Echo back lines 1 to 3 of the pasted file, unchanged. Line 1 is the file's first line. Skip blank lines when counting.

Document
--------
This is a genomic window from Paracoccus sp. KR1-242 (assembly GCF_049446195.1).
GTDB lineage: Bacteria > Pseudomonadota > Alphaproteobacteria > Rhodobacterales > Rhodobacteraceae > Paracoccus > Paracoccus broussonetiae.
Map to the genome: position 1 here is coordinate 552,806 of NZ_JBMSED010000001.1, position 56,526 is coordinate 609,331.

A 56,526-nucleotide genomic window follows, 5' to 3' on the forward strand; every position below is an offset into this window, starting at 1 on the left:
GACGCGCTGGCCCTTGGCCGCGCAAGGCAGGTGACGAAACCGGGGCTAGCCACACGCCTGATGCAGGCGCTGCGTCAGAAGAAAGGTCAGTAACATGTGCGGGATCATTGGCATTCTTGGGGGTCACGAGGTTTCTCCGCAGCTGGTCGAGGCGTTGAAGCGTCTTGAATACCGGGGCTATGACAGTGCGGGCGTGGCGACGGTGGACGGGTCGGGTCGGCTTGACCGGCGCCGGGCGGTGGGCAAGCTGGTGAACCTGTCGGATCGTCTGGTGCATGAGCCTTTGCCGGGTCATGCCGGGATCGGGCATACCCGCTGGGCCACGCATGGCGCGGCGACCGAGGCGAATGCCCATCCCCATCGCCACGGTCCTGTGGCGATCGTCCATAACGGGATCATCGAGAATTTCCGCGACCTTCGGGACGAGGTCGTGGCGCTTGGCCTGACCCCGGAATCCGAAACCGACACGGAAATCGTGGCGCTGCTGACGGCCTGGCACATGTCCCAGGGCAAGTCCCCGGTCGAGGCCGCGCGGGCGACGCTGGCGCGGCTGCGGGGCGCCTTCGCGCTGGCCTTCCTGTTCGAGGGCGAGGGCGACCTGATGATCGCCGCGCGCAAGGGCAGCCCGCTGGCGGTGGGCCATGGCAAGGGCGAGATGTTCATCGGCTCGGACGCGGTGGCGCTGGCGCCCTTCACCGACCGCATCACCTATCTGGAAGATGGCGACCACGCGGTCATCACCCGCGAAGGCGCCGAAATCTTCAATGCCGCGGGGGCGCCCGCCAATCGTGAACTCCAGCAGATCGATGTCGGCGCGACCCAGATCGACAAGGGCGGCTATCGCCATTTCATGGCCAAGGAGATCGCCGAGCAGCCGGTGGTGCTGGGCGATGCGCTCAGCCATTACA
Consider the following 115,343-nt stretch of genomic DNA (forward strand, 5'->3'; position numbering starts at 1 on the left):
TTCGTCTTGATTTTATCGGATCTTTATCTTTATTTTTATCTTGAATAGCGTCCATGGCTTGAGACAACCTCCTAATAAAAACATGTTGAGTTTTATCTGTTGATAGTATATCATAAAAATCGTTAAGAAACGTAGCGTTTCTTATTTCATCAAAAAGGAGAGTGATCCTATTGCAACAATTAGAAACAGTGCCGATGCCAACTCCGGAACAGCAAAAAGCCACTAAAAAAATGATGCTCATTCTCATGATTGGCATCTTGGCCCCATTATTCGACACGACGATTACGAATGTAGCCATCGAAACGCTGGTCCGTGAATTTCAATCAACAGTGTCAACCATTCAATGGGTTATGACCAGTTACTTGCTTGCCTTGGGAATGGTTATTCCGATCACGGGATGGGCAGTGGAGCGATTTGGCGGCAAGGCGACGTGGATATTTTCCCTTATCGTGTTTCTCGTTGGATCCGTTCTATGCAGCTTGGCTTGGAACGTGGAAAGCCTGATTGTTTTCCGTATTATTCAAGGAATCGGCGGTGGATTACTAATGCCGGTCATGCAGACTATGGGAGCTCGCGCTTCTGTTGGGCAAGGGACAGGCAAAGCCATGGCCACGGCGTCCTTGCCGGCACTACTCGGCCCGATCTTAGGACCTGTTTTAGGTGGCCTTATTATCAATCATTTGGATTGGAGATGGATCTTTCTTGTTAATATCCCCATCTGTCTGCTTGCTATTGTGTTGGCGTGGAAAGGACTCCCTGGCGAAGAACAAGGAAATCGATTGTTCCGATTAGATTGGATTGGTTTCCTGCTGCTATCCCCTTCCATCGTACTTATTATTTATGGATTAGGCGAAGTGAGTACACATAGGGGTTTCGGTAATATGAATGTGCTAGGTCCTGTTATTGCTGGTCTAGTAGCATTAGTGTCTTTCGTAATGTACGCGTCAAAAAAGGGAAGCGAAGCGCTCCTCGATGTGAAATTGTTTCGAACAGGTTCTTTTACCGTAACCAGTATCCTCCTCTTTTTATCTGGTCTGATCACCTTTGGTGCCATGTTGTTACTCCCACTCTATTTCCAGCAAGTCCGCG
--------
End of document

This is a genomic window from Paracoccus sp. KR1-242 (assembly GCF_049446195.1).
GTDB lineage: Bacteria > Pseudomonadota > Alphaproteobacteria > Rhodobacterales > Rhodobacteraceae > Paracoccus > Paracoccus broussonetiae.
Map to the genome: position 1 here is coordinate 552,806 of NZ_JBMSED010000001.1, position 56,526 is coordinate 609,331.